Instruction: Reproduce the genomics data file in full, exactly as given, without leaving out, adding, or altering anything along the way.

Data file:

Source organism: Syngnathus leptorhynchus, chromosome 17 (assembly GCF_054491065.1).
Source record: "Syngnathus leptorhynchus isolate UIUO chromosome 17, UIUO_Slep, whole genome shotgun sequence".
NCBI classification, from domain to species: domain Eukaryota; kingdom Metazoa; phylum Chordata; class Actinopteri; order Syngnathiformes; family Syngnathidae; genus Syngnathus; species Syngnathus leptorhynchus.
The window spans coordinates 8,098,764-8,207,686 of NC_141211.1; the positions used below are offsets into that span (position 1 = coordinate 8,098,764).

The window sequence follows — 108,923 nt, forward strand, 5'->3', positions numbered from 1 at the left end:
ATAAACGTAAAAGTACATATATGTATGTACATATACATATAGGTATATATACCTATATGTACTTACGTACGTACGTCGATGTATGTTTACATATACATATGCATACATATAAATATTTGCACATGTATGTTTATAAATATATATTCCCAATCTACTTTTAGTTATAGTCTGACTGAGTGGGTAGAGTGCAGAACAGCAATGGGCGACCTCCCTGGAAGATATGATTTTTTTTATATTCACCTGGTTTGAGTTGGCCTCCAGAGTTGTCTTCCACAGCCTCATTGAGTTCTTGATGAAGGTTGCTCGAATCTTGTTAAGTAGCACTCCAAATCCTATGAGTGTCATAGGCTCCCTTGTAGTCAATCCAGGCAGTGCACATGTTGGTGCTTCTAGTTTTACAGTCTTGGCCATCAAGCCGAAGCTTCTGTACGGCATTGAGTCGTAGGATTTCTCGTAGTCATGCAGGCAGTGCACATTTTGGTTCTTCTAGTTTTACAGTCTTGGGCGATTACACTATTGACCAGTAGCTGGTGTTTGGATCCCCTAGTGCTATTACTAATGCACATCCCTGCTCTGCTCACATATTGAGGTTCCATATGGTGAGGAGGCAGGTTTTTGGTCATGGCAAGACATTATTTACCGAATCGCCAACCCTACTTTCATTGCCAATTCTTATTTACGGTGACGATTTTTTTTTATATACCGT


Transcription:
Source organism: Syngnathus leptorhynchus, chromosome 17 (assembly GCF_054491065.1).
Source record: "Syngnathus leptorhynchus isolate UIUO chromosome 17, UIUO_Slep, whole genome shotgun sequence".
NCBI classification, from domain to species: domain Eukaryota; kingdom Metazoa; phylum Chordata; class Actinopteri; order Syngnathiformes; family Syngnathidae; genus Syngnathus; species Syngnathus leptorhynchus.
The window spans coordinates 8,098,764-8,207,686 of NC_141211.1; the positions used below are offsets into that span (position 1 = coordinate 8,098,764).

The window sequence follows — 108,923 nt, forward strand, 5'->3', positions numbered from 1 at the left end:
ATAAACGTAAAAGTACATATATGTATGTACATATACATATAGGTATATATACCTATATGTACTTACGTACGTACGTCGATGTATGTTTACATATACATATGCATACATATAAATATTTGCACATGTATGTTTATAAATATATATTCCCAATCTACTTTTAGTTATAGTCTGACTGAGTGGGTAGAGTGCAGAACAGCAATGGGCGACCTCCCTGGAAGATATGATTTTTTTTATATTCACCTGGTTTGAGTTGGCCTCCAGAGTTGTCTTCCACAGCCTCATTGAGTTCTTGATGAAGGTTGCTCGAATCTTGTTAAGTAGCACTCCAAATCCTATGAGTGTCATAGGCTCCCTTGTAGTCAATCCAGGCAGTGCACATGTTGGTGCTTCTAGTTTTACAGTCTTGGCCATCAAGCCGAAGCTTCTGTACGGCATTGAGTCGTAGGATTTCTCGTAGTCATGCAGGCAGTGCACATTTTGGTTCTTCTAGTTTTACAGTCTTGGGCGATTACACTATTGACCAGTAGCTGGTGTTTGGATCCCCTAGTGCTATTACTAATGCACATCCCTGCTCTGCTCACATATTGAGGTTCCATATGGTGAGGAGGCAGGTTTTTGGTCATGGCAAGACATTATTTACCGAATCGCCAACCCTACTTTCATTGCCAATTCTTATTTACGGTGACGATTTTTTTTTATATACCGT